Idaho: Supreme Court ruling backs reinstatement of Columbia biop

Armed with a June 25 case from the Supreme Court, the state of Idaho is asking a federal appeals court to reinstate a 2004 biological opinion that found operation of 14 Columbia and Snake river hydroelectric projects does not jeopardize salmon listed under the Endangered Species Act.

The state petitioned the 9th U.S. Circuit Court of Appeals July 18, seeking rehearing of a decision that affirmed a lower court's rejection of the National Marine Fisheries Service's (NOAA Fisheries) 2004 Columbia Basin biological opinion as a violation of the Endangered Species Act. (HNN 4/11/07)

Biop rejection spurred dam removal campaign

A panel of the 9th Circuit upheld U.S. District Judge James Redden's ruling that NOAA Fisheries' $6 billion, ten-year plan for operating Federal Columbia River Power System dams was flawed because it found �no jeopardy� to ESA-listed salmon and steelhead.

Based on a challenge from environmentalists, fish groups, and Indian tribes, Redden ordered the biological opinion to be rewritten -- the fifth such �biop� to be rejected by the courts since 1992 based on the ESA. Environmentalist groups used the ruling to revive their campaign for removal of four Corps of Engineers hydroelectric projects on the lower Snake River.

Supreme Court: ESA does not apply to mandatory agency actions

Idaho argued the lower court ruling conflicts with a June 25 decision of the Supreme Court, National Association of Homebuilders v. Defenders of Wildlife. (HNN 6/29/07) In that 5-4 decision, the Supreme Court overturned the 9th Circuit and declared the ESA's �no jeopardy� requirement applies only to discretionary agency actions, and does not govern actions an agency is required by statute to undertake.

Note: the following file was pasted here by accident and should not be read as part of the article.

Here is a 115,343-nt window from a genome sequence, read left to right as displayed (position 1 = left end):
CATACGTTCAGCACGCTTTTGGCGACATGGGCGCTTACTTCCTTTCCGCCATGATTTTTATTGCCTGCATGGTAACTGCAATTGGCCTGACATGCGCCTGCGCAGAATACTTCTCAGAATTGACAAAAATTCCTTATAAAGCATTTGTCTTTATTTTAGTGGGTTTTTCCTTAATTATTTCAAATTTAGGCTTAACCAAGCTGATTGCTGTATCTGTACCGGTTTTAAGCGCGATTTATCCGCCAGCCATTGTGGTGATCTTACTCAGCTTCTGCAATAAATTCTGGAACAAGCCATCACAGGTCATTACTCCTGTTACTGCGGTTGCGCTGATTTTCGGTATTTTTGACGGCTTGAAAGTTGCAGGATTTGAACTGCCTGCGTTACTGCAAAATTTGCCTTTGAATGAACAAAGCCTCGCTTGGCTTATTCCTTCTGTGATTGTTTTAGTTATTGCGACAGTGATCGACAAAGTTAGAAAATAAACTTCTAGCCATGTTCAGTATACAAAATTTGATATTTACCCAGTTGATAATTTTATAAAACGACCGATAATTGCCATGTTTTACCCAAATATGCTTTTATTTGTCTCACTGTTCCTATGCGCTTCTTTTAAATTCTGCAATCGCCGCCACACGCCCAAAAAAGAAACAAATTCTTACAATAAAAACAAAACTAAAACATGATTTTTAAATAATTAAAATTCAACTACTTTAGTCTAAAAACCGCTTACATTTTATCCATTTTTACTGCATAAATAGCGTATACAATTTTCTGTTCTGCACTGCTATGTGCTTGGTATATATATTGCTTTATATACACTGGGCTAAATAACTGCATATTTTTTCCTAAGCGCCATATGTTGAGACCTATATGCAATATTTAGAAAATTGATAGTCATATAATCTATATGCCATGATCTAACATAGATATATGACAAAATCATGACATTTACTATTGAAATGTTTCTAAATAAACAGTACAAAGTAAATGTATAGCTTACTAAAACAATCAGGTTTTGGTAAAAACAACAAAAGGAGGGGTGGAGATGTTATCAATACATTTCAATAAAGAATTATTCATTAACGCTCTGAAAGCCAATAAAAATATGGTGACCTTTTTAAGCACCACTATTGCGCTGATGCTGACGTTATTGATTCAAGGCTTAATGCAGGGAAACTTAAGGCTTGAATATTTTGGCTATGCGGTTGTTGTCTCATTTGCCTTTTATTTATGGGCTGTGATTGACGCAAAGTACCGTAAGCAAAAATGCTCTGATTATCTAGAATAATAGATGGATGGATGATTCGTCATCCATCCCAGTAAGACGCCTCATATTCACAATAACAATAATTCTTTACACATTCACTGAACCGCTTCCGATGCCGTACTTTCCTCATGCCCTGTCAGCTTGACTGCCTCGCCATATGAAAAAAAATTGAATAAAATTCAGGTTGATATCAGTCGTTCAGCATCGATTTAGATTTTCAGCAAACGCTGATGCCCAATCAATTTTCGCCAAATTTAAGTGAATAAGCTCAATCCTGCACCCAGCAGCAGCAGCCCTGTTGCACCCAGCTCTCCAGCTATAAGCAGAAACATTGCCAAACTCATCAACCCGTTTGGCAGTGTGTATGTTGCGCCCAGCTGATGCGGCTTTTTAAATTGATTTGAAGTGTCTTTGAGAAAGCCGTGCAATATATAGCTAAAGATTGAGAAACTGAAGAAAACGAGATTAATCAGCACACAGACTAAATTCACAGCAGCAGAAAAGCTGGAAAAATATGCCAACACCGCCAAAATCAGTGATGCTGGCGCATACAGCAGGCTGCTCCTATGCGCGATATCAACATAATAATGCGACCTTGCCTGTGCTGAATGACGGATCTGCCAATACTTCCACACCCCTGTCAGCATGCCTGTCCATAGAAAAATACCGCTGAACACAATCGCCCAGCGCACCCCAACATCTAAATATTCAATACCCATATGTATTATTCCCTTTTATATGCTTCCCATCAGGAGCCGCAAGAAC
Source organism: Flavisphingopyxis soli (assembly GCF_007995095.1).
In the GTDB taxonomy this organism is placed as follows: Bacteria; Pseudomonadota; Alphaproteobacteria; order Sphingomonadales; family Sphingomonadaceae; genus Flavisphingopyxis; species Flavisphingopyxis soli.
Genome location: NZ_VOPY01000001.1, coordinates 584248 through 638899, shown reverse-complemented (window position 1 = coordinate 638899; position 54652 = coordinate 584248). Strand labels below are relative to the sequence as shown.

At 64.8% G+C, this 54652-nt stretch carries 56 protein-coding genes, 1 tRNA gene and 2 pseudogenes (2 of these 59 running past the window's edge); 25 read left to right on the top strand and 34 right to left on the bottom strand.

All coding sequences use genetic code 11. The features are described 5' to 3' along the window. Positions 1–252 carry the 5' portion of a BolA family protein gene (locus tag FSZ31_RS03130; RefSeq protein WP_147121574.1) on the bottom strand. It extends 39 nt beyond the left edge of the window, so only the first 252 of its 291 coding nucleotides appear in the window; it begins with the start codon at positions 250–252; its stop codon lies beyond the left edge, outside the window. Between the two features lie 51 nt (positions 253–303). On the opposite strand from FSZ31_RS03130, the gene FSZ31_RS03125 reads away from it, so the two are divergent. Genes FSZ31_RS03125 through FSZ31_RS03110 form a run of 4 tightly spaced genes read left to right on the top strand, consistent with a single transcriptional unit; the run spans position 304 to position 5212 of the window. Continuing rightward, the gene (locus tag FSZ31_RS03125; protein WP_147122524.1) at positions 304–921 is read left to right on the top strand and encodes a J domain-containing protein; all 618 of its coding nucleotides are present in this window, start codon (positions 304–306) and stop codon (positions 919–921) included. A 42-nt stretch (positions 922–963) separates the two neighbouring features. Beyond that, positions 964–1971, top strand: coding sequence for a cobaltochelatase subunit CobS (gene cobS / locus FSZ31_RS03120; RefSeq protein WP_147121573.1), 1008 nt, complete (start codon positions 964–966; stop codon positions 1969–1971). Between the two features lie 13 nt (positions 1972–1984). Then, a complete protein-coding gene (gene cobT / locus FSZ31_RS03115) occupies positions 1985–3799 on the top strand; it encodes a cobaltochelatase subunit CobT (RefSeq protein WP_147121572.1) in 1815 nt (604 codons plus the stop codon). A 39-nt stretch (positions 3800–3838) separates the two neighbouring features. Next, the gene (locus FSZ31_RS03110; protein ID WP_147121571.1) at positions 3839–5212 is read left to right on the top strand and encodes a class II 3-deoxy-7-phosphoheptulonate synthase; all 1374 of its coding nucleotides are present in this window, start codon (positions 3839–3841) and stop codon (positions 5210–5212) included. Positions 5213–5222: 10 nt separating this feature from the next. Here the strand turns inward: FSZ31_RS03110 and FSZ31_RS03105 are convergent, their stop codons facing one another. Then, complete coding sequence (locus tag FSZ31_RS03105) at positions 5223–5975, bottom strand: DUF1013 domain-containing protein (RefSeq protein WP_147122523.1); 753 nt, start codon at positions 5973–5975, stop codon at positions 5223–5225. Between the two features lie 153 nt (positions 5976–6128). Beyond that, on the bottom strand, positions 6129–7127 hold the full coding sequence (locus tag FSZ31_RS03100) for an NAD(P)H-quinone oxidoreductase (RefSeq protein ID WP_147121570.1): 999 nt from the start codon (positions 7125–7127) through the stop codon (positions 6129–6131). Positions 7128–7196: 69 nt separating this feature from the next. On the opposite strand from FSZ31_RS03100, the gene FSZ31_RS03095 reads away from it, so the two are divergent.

�The Supreme Court's decision in Homebuilders has altered markedly the (9th Circuit) panel's legal assumptions concerning application of (ESA) Section 7(a)(2) to FCRPS operations,� the state argued. �The Corps and USBR have been directed to manage the 14 facilities at issue here for various purposes. They have no authority to disregard this congressional directive, and Homebuilders unequivocally holds that the ESA does not supply such authority...�

Idaho's petition to the 9th Circuit said the Corps of Engineers and Bureau of Reclamation have a mandate from Congress to operate Federal Columbia River Power System dams for purposes including flood control, navigation, irrigation, and power generation, and cannot be prohibited by the ESA from complying with that mandate.

�The core predicate for NMFS' jeopardy approach in the 2004 biological opinion is the principle that the Corps and USBR must operate the existing FCRPS facilities for several purposes and that any impacts from such operations are part of the environmental baseline, rather that �effects of the action' to the extent they derive from non-discretionary activities,� Idaho's petition said.

The federal government could have filed its own request for rehearing but did not. The appeals court has no specific schedule for responding to the state's petition.

NOAA Fisheries is working on a rewrite of the 2004 biop for operating the power system for recovery of salmon and steelhead.

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